The Race, Arts, + Placemaking (RAP) Faculty Collaborative’s main public event for 2017 is the co-organized conference Forward LA. The program from the two days is available below, also en español. We will be updating this website with captioned photos, video highlights, and oral histories. In the meantime,
VIDEOS of the conference can be viewed HERE.
RAP conference music playlists are available HERE.
April 27-28, 2017
3540 South Figueroa Street, Los Angeles, CA 90007
Our conference, Race, Arts, and Inclusive Placemaking after the 1992 Civil Unrest, takes stock at the 25th anniversary of the 1992 LA Civil Unrest, a seminal moment which sparked a national discussion about the conflicts in our cities. Since then, Los Angeles has been rebuilding itself in important ways that are timely to add to the nation’s current discussion about racial injustice, freedom, and opportunity in the city.
We bring together academics, activists, community members, and artists to share rich data-driven stories of neighborhood change, of catalytic alliances between social movement organizations, and the role that arts and culture have played in transforming LA’s built environment and inter-cultural understanding. We also grapple with the new permutations of persistent urban challenges such as development without displacement, police-community trust, and building relationships between generations of movements, organizations, and communities.
The first day of the conference will explore the ways in which demographics, data, social innovation, and local economic opportunity are shaping unique challenges and opportunities within Los Angeles communities. The second day will focus on the ways that innovative Angelenos’ arts and culture practices have helped to rebuild redemptive spaces in LA through food, arts, cinema, media, music, and performance. Simultaneous interpretation into Spanish provided by Antena Los Ángeles.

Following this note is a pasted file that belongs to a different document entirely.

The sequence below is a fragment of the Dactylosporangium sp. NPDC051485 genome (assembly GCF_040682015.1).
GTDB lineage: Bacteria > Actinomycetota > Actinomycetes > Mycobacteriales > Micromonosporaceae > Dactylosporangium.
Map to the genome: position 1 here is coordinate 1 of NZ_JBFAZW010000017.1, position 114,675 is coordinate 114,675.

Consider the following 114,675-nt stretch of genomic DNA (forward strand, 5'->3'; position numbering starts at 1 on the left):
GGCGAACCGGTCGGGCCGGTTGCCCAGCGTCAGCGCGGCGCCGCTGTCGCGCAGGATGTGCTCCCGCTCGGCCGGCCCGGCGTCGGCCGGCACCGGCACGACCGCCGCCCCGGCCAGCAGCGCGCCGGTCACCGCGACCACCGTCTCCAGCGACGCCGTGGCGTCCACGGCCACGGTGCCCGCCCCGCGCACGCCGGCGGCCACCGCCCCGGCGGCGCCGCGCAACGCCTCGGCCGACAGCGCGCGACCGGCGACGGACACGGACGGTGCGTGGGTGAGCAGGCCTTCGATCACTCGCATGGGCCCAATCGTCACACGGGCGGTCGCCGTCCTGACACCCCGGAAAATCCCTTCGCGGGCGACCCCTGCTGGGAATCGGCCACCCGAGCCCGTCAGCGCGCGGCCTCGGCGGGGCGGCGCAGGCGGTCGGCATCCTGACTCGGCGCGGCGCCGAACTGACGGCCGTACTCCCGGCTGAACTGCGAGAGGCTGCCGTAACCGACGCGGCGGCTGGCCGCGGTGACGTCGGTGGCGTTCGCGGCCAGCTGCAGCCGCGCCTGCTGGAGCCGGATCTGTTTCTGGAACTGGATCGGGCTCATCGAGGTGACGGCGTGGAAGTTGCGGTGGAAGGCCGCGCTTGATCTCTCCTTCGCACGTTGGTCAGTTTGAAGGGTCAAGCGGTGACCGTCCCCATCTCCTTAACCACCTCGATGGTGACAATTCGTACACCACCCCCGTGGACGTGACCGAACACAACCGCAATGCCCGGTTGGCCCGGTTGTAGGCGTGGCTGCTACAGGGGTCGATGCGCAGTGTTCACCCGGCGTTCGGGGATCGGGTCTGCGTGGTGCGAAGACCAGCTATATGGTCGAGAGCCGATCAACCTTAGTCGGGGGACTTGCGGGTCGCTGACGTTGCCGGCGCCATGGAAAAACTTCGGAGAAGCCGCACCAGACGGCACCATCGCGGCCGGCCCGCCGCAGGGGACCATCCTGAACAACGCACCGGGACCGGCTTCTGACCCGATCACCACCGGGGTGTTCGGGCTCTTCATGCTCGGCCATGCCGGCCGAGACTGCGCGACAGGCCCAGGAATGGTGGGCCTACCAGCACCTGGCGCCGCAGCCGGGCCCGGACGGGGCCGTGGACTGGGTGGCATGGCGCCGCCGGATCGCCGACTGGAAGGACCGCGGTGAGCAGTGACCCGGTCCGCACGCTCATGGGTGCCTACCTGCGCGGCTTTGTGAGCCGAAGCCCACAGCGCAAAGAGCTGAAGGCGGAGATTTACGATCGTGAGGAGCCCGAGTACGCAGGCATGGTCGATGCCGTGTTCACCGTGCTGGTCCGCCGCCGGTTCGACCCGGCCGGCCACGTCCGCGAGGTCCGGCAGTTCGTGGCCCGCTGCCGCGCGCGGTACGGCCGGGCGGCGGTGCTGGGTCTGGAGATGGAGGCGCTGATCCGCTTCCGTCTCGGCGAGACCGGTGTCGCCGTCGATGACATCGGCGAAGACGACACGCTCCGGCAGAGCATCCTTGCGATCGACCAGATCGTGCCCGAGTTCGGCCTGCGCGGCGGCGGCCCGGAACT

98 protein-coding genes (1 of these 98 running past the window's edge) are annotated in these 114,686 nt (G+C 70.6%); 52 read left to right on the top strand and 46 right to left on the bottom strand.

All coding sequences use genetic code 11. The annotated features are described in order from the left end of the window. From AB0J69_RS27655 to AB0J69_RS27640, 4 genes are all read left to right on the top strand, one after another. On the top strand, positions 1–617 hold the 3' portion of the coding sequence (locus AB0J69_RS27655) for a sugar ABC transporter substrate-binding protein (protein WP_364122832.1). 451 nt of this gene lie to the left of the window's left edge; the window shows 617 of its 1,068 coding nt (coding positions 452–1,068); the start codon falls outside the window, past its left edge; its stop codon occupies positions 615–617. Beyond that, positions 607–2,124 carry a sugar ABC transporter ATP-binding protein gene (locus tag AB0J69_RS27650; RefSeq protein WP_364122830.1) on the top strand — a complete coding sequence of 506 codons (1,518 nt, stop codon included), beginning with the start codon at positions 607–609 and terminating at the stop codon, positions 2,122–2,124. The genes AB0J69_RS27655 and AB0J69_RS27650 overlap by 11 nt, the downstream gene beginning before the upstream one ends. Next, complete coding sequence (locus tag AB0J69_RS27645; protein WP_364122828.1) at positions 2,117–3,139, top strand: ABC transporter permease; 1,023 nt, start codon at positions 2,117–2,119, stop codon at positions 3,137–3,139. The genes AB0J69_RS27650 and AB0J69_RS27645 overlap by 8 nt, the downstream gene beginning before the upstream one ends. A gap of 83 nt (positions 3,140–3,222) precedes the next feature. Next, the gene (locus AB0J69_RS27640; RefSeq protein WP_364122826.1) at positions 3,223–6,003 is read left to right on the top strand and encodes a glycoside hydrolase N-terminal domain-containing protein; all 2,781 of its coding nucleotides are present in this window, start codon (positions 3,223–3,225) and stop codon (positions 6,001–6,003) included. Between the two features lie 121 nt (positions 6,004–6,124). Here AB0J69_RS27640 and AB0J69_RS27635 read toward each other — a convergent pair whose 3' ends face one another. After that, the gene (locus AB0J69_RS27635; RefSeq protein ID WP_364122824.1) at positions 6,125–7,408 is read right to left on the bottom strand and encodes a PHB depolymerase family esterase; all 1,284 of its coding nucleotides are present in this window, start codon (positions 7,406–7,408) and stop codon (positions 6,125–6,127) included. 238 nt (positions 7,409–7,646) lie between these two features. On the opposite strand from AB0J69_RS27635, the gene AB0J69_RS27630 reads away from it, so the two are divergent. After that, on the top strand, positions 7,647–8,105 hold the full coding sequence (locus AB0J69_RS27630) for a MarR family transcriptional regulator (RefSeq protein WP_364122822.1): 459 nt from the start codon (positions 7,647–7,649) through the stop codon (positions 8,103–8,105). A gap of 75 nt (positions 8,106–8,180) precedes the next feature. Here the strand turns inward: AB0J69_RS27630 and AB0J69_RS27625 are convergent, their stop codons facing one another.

Demographic Change – 1992 to 2017
Demographic change has been a narrative in the City of Los Angeles since its inception as a settlement in colonial New Spain in 1781. These population shifts continue to mold and shape the neighborhoods and cultural life of the region. This panel will discuss some of the demographic changes in the decades leading up to 1992, transitions since then, and how we might expect Los Angeles’ neighborhoods to evolve in the next 25 years.
Dowell Myers, Professor, USC Sol Price School of Public Policy (Introduction)
Darnell Hunt, Professor and Chair of the UCLA Department of Sociology, and Director, Bunche Center for African American Studies
Ed Park, Professor, Asian Pacific American Studies Program at Loyola Marymount University
Alberto Retana, President and Chief Executive Officer, Community Coalition
Jody Agius Vallejo, Associate Professor, USC Dornsife College of Letters, Arts, and Sciences (Moderator)
Opportunity Neighborhoods (Data Stories)
While recent research has documented the benefits of living in low poverty neighborhoods (see the Chetty et al research on Moving to Opportunity as an example), there remains much debate about what are the mechanisms that help families thrive. Measures of neighborhood opportunity are commonly focused on a school’s test scores, the average education or income of the area, but these measures are often connected to high cost of living areas and may miss important predictors of success such as social cohesion, access to civic resources and other important factors. This session will discuss how to measure opportunity neighborhoods and how policies can be developed to ensure that no neighborhood is devoid of the necessary characteristics for all families to thrive.
Jackie Dupont Walker, Los Angeles Metro Board Member and President of Ward Economic Development Corporation
Salin Geevarghese, Senior Advisor, Center for the Study of Social Policy
Angela Johnson Meszaros, Staff Attorney, EarthJustice
Meg Palisoc, Co-Founder and Chief Executive Officer, Synergy Academies
Lunch Keynote: MARQUEECE HARRIS-DAWSON
Los Angeles City Councilmember, District 8
Manuel Pastor: Professor, USC Department of Sociology and Director, Program for Environmental and Regional Equity (Introduction)